Kyoto International Network has a website, Facebook page, and email account. If you’re in the Kyoto area, come join the conversation and help build a group that can serve students across the Kansai area.

Explorations into being Hafu: Megumi Nishikura at TEDxKyoto 2013

by Robert Moorehead

In September, filmmaker Megumi Nishikura gave a powerful, moving, and extremely personal presentation at TEDxKyoto. Her film, Hafu, is showing in theaters around the world, and offers an insightful look into the experiences of five hafu in Japan. The film opens in Kobe on November 23, and I can’t wait to see it.

On The Stress of Remaining “Neutral” – Reflections By Jeff Kosbie

by Robert Moorehead

I too have been accused … maybe accused isn’t the right word … I’ve had students ask that I be more neutral on the issues we discuss in class. The request is almost always meant in a kind way, since I tend to be rather passionate in my teaching. But I worry that it can also carry with it the idea that we’re reducing talk about science to everyone’s opinions. So, I would need to be open to opinions that are not supported by evidence, even when those opinions contradict decades of research that show a completely opposite pattern.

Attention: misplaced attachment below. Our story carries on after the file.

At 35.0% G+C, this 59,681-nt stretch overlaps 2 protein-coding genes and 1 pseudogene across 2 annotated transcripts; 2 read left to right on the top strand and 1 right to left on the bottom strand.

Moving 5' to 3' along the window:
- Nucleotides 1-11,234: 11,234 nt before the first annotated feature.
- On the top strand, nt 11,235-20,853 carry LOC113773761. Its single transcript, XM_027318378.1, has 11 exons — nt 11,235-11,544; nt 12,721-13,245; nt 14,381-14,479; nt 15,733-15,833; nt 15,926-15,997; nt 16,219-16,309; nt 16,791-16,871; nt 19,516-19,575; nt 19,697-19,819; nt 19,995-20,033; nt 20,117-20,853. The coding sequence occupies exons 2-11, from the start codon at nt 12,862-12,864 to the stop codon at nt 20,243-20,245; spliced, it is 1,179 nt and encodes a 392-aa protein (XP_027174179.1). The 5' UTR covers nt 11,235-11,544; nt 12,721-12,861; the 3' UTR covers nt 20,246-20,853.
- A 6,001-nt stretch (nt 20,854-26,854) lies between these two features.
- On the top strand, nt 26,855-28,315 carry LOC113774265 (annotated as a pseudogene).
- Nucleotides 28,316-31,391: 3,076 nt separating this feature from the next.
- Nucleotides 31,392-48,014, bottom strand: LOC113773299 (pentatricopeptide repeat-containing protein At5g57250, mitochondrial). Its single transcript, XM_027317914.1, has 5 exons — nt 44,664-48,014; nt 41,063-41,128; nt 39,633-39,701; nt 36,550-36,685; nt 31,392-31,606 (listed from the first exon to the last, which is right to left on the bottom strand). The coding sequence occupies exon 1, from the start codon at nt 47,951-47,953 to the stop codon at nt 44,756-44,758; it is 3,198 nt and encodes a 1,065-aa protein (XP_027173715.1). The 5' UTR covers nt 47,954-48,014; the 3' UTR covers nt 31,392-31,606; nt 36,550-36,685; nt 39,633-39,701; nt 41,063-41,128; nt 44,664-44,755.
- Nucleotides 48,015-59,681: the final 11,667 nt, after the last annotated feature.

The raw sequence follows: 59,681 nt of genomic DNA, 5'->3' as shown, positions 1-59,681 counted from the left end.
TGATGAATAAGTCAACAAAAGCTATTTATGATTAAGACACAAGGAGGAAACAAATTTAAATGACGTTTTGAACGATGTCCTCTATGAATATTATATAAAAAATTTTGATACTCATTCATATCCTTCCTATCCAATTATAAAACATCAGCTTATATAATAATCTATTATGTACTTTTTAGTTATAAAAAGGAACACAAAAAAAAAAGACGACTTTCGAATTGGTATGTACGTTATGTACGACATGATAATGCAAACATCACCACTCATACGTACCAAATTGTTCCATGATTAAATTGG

I try to push students to support their claims, to develop logical arguments that are supported by more than anecdotal evidence. Sociologists disagree with each other all the time, but we don’t (or at least shouldn’t) simply dismiss those with whom we disagree.

Should we be neutral in class? I think a better word is to be diplomatic, to create a classroom environment in which students can freely and respectfully share their ideas and test their understandings. We have to model the behavior we expect from our students, especially when we’re challenging their understandings. When faced with a professor who comes across as dismissive or “biased,” students may become more entrenched in defending their views, as if the classroom were a battle of wills. They also might avoid your classes the next time around. But neutrality in the face of illogical arguments and bad science? What’s the point?

Conditionally Accepted

Jeff KosbieJeff Kosbie, a JD/PhD candidate in sociology, regularly offers a sociological analysis of the law on his blog, Queer(ing) Law.  In particular, he has offered insight and critique of laws that perpetuate the unequal status of LGBT people in the US.  A few weeks ago, he offered a guest blog post on advancing a critical, social justice-informed approach to his scholarship.  Jeff also reflects on his work in the classroom, especially onteachinggender and sexuality